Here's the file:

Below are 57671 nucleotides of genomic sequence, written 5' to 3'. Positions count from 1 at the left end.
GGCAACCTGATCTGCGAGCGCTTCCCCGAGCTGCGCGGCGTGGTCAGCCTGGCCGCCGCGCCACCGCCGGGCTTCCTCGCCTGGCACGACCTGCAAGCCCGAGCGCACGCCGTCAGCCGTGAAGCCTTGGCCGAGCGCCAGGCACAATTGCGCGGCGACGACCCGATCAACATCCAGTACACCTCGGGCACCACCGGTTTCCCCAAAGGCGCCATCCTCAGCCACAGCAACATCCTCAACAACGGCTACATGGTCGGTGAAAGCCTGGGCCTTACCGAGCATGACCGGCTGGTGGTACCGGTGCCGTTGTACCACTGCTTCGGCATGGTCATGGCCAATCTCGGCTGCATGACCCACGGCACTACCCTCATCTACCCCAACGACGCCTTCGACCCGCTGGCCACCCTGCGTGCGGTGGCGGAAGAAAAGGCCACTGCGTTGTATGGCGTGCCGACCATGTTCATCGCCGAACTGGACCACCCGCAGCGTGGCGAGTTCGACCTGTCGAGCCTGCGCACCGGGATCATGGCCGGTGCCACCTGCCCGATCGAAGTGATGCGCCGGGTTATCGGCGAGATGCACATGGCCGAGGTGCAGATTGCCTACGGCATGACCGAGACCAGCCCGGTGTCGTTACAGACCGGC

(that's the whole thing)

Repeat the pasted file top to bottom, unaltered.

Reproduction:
Below are 57671 nucleotides of genomic sequence, written 5' to 3'. Positions count from 1 at the left end.
GGCAACCTGATCTGCGAGCGCTTCCCCGAGCTGCGCGGCGTGGTCAGCCTGGCCGCCGCGCCACCGCCGGGCTTCCTCGCCTGGCACGACCTGCAAGCCCGAGCGCACGCCGTCAGCCGTGAAGCCTTGGCCGAGCGCCAGGCACAATTGCGCGGCGACGACCCGATCAACATCCAGTACACCTCGGGCACCACCGGTTTCCCCAAAGGCGCCATCCTCAGCCACAGCAACATCCTCAACAACGGCTACATGGTCGGTGAAAGCCTGGGCCTTACCGAGCATGACCGGCTGGTGGTACCGGTGCCGTTGTACCACTGCTTCGGCATGGTCATGGCCAATCTCGGCTGCATGACCCACGGCACTACCCTCATCTACCCCAACGACGCCTTCGACCCGCTGGCCACCCTGCGTGCGGTGGCGGAAGAAAAGGCCACTGCGTTGTATGGCGTGCCGACCATGTTCATCGCCGAACTGGACCACCCGCAGCGTGGCGAGTTCGACCTGTCGAGCCTGCGCACCGGGATCATGGCCGGTGCCACCTGCCCGATCGAAGTGATGCGCCGGGTTATCGGCGAGATGCACATGGCCGAGGTGCAGATTGCCTACGGCATGACCGAGACCAGCCCGGTGTCGTTACAGACCGGC